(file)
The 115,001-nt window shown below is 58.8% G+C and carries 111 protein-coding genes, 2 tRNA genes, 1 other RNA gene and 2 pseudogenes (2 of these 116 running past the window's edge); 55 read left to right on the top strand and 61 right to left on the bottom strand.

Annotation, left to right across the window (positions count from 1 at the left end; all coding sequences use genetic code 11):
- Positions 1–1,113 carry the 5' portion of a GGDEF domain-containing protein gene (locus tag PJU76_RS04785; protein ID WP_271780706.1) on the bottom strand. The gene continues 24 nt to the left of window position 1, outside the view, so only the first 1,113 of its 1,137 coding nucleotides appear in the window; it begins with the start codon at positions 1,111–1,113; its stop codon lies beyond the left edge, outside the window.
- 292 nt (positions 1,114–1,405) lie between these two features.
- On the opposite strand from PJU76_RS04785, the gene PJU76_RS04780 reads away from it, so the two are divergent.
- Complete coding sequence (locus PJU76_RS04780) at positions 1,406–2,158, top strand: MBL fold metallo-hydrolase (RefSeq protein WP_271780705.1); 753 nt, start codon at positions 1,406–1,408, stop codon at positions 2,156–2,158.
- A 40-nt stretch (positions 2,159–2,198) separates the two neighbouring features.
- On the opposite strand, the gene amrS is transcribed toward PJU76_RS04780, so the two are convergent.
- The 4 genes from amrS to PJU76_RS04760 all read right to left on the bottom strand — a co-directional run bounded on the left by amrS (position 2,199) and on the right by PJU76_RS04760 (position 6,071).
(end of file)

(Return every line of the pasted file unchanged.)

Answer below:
The 115,001-nt window shown below is 58.8% G+C and carries 111 protein-coding genes, 2 tRNA genes, 1 other RNA gene and 2 pseudogenes (2 of these 116 running past the window's edge); 55 read left to right on the top strand and 61 right to left on the bottom strand.

Annotation, left to right across the window (positions count from 1 at the left end; all coding sequences use genetic code 11):
- Positions 1–1,113 carry the 5' portion of a GGDEF domain-containing protein gene (locus tag PJU76_RS04785; protein ID WP_271780706.1) on the bottom strand. The gene continues 24 nt to the left of window position 1, outside the view, so only the first 1,113 of its 1,137 coding nucleotides appear in the window; it begins with the start codon at positions 1,111–1,113; its stop codon lies beyond the left edge, outside the window.
- 292 nt (positions 1,114–1,405) lie between these two features.
- On the opposite strand from PJU76_RS04785, the gene PJU76_RS04780 reads away from it, so the two are divergent.
- Complete coding sequence (locus PJU76_RS04780) at positions 1,406–2,158, top strand: MBL fold metallo-hydrolase (RefSeq protein WP_271780705.1); 753 nt, start codon at positions 1,406–1,408, stop codon at positions 2,156–2,158.
- A 40-nt stretch (positions 2,159–2,198) separates the two neighbouring features.
- On the opposite strand, the gene amrS is transcribed toward PJU76_RS04780, so the two are convergent.
- The 4 genes from amrS to PJU76_RS04760 all read right to left on the bottom strand — a co-directional run bounded on the left by amrS (position 2,199) and on the right by PJU76_RS04760 (position 6,071).